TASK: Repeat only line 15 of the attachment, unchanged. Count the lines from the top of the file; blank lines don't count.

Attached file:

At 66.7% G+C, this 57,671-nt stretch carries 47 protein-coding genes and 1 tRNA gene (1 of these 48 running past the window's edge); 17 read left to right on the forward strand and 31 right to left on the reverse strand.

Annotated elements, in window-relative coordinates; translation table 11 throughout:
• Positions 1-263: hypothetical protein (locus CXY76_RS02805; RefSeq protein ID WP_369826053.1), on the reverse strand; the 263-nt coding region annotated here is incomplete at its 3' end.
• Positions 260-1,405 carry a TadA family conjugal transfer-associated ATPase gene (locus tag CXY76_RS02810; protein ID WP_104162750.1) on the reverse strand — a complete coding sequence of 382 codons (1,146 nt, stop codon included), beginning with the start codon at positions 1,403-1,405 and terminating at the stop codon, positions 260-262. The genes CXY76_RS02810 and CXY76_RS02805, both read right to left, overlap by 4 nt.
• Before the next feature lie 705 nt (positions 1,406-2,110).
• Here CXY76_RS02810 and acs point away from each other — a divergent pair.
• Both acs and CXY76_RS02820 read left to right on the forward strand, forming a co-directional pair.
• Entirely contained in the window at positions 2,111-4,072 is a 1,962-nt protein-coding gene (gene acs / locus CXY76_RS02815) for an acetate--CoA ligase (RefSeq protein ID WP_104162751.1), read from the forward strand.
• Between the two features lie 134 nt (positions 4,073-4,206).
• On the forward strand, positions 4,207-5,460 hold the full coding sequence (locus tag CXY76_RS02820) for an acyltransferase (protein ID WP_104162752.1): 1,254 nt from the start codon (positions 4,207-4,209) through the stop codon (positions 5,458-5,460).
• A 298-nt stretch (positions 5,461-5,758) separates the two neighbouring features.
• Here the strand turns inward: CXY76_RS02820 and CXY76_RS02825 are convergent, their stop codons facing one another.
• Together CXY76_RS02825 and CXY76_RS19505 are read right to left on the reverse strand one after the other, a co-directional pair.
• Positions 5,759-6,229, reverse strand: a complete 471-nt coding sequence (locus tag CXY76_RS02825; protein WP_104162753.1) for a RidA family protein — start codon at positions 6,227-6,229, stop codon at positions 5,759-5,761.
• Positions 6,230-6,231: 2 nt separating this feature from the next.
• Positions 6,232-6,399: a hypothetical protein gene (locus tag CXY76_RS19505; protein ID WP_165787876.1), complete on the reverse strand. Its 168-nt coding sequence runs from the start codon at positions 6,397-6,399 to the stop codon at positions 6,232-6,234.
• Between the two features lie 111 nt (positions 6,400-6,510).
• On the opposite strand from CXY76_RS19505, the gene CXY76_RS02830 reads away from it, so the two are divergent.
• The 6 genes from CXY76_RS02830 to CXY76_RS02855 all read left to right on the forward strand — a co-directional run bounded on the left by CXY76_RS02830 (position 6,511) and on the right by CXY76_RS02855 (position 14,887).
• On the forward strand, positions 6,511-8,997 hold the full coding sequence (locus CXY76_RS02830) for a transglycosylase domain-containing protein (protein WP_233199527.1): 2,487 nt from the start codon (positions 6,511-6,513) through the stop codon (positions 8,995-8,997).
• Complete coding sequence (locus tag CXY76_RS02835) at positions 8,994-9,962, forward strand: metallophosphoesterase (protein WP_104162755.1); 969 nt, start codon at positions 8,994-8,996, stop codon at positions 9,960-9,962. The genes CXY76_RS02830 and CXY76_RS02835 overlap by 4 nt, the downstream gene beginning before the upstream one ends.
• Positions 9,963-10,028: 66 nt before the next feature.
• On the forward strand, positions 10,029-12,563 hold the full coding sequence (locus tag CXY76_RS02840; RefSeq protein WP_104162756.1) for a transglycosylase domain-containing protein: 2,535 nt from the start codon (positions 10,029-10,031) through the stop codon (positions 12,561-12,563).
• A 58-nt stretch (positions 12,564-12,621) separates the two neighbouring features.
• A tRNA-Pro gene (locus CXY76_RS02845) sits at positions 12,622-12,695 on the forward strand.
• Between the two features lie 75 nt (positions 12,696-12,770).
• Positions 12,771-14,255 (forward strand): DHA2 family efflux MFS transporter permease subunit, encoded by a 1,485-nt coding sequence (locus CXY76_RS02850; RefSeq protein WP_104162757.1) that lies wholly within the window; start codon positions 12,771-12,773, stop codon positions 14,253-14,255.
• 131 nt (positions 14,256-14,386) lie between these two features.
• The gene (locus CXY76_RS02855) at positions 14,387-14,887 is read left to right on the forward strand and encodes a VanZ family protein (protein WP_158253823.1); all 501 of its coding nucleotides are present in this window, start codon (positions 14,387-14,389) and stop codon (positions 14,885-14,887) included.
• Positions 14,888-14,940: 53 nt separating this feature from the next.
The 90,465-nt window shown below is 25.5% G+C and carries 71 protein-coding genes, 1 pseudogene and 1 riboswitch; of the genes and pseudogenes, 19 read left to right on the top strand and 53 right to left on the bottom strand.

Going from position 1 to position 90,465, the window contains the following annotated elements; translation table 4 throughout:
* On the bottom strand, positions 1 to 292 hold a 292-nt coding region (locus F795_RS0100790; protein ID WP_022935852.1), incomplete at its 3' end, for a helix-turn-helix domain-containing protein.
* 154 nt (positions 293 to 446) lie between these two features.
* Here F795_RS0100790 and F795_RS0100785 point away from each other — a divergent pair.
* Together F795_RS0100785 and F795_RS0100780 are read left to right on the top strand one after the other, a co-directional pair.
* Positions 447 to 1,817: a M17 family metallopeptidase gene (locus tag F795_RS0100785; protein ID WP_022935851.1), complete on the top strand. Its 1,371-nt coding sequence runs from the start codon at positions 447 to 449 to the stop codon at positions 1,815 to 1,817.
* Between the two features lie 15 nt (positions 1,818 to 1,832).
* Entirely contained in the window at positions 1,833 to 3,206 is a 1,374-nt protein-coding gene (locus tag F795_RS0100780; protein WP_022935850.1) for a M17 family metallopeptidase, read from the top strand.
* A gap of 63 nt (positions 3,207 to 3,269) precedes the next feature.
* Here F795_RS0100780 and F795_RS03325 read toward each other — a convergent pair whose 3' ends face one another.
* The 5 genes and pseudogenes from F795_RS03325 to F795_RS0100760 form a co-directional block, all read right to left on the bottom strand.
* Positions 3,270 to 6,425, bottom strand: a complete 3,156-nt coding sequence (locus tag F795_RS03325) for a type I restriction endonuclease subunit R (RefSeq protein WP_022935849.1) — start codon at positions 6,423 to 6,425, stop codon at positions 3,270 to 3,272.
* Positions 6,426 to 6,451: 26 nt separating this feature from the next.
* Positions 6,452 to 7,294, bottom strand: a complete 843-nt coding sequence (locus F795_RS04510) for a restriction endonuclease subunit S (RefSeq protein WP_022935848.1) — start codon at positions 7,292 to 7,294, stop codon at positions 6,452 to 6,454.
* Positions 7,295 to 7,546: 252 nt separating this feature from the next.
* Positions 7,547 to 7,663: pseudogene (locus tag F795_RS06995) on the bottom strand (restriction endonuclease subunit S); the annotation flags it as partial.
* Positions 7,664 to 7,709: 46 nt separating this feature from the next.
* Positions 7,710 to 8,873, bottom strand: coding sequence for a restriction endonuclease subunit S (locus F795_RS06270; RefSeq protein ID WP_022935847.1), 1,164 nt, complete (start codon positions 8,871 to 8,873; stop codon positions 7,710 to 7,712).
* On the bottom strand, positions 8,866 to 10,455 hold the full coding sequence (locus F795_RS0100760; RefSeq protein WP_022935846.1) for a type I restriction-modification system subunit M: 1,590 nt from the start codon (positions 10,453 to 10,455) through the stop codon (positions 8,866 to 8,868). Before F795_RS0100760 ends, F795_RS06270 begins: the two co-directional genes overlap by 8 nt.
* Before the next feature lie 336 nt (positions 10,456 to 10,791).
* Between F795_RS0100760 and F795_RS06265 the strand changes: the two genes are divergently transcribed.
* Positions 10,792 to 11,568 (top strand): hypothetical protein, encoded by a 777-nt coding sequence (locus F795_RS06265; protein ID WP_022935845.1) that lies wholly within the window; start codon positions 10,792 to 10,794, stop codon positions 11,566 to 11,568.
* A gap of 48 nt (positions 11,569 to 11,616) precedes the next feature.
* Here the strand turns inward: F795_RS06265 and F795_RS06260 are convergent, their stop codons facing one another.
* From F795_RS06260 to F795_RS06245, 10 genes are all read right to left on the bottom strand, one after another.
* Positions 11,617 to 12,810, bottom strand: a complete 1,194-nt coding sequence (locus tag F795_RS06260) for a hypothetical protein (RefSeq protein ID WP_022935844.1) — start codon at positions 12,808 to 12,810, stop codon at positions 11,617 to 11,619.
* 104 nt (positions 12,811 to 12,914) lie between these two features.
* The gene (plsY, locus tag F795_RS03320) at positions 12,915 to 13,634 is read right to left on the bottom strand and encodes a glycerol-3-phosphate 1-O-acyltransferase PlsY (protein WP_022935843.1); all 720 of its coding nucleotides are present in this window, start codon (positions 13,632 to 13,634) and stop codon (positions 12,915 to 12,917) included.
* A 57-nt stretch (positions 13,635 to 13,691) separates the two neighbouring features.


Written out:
• Positions 6,230-6,231: 2 nt separating this feature from the next.